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Autonomy Remains Fully Committed to the Support and Development of EAS

As analysts within the electronically stored information (ESI) space, DCIG pays close attention to not only features and benefits of specific products and solutions but also monitors other articles, blogs, and columns in the broader market place about specific vendors. In instances where allegations are made, it then tries to sort fact from fiction and present a more complete picture. Recently, some allegations about Autonomy have surfaced that sparked interest at DCIG as to their accuracy. To try to shed some light on the subject and move the conversation beyond hearsay to actual fact, DCIG contacted Autonomy about some statements that recently appeared online to clear the air for ourselves, as well as for our readers, at to what the recent changes at Autonomy mean for companies that currently rely upon or are looking to select Autonomy’s archiving solutions.

One comment that appeared a few months ago on David Ferris‘s blog included the posting of an anonymous note that he had received about Autonomy’s recent decision to close its office in Ottawa and move these employees to another location. It specifically questioned how this would affect the development efforts of Autonomy’s ZANTAZ Enterprise Archiving Solutions (EAS) since it closed the office where EAS developers had previously resided. A comment on another site alleges that Autonomy has relegated EAS to strictly maintenance mode and has no further development planned. To us, it seems odd that Autonomy, whose strategic direction is to continue providing eDiscovery solutions, would decide to let this product languish as email archiving is a key component of their overall solution.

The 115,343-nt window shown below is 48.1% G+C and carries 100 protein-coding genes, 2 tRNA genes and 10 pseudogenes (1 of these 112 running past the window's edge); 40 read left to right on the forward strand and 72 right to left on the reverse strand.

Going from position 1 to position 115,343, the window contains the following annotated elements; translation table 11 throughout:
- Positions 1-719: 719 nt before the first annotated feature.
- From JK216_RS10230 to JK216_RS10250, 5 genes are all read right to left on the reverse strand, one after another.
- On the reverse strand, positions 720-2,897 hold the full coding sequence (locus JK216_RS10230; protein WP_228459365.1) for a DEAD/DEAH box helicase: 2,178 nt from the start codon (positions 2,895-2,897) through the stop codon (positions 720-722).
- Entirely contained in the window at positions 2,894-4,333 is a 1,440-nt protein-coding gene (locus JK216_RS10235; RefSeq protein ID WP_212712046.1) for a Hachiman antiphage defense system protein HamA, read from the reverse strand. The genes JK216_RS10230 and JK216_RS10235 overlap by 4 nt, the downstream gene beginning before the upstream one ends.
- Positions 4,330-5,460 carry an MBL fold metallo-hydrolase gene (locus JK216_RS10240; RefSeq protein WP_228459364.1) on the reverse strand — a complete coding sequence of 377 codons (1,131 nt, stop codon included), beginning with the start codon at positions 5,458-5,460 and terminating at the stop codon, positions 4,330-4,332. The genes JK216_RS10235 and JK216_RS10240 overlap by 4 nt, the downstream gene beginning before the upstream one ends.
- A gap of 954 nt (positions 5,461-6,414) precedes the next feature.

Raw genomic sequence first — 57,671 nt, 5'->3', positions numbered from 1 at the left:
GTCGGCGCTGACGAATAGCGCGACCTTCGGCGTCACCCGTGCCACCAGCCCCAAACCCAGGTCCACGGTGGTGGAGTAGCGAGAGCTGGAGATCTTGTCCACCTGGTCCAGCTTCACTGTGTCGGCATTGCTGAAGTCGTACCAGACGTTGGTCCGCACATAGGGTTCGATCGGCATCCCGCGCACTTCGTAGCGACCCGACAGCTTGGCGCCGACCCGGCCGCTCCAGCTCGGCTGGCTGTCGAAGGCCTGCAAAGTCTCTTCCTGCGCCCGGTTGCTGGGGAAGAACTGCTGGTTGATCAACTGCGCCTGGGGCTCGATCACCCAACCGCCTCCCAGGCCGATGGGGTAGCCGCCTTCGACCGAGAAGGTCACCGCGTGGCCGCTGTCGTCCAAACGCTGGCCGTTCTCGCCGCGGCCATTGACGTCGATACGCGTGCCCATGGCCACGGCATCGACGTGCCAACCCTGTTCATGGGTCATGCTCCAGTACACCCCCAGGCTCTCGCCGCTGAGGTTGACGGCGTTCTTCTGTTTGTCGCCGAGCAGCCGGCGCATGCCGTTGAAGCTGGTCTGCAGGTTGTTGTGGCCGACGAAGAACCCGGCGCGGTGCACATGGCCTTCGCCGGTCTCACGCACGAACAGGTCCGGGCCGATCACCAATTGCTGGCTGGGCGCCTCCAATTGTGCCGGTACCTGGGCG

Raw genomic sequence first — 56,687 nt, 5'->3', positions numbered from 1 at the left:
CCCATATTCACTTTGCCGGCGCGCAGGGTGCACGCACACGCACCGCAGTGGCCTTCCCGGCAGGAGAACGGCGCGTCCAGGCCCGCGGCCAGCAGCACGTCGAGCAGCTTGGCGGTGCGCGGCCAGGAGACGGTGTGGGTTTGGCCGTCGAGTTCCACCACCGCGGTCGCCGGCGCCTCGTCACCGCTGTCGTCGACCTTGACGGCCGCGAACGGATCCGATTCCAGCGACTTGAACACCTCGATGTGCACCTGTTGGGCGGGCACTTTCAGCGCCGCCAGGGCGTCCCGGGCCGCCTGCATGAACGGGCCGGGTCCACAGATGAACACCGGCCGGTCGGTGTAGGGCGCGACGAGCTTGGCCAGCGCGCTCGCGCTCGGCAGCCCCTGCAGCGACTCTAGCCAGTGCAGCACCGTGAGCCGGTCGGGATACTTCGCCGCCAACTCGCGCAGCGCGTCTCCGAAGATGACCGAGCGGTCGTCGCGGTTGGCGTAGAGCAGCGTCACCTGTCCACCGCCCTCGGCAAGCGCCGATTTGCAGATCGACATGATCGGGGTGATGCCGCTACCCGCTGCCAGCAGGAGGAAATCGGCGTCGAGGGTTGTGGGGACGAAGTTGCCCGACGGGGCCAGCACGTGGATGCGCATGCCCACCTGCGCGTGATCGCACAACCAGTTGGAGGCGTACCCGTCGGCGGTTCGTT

DCIG found out that these comments regarding the EAS developers do not paint a complete picture. Autonomy chose to shut down the Ottawa office, which contained only 15 or so EAS developers, for the purpose of co-locating EAS R&D with Autonomy’s developers in Calgary, Alberta and Cambridge, England. According to Autonomy’s Chief Technology Officer, Dr. Peter Menell, Autonomy expanded EAS development to 40 PhD engineers and co-located them with their core development organization to leverage the IDOL platform and eDiscovery applications with the EAS archive. This move of development and increase in head count has enabled Autonomy to become more aggressive in deeply merging IDOL development with the business functions that EAS serves.

By combining these development teams, Autonomy now has a dedicated group focused on archiving and eliminates the island of development that Ottawa had inadvertently become. Placing EAS, IDOL and content indexing developers next to each of these two areas has enabled Autonomy to better leverage their individual expertise across Autonomy’s information infrastructure platform, IDOL, the IDOL KeyView connector set and audio and then combines them with all aspects of the new EAS product line.

In talking with Brian Weiss, Autonomy’s VP of Products who was with Zantaz for five years before the Autonomy acquisition, he confirmed that the integration with EAS and IDOL is moving forward and fully complete in some areas. Already companies can do full content-based indexed searches using IDOL across EAS archives and, using IDOL’s advanced analytics, can create content maps and establish patterns of communication that reach into the EAS archives. Broad areas of application for this integrated functionality include eDiscovery, records management applications, and supervision applications that go directly against the archive, though this last feature is most likely to be used primarily in banks.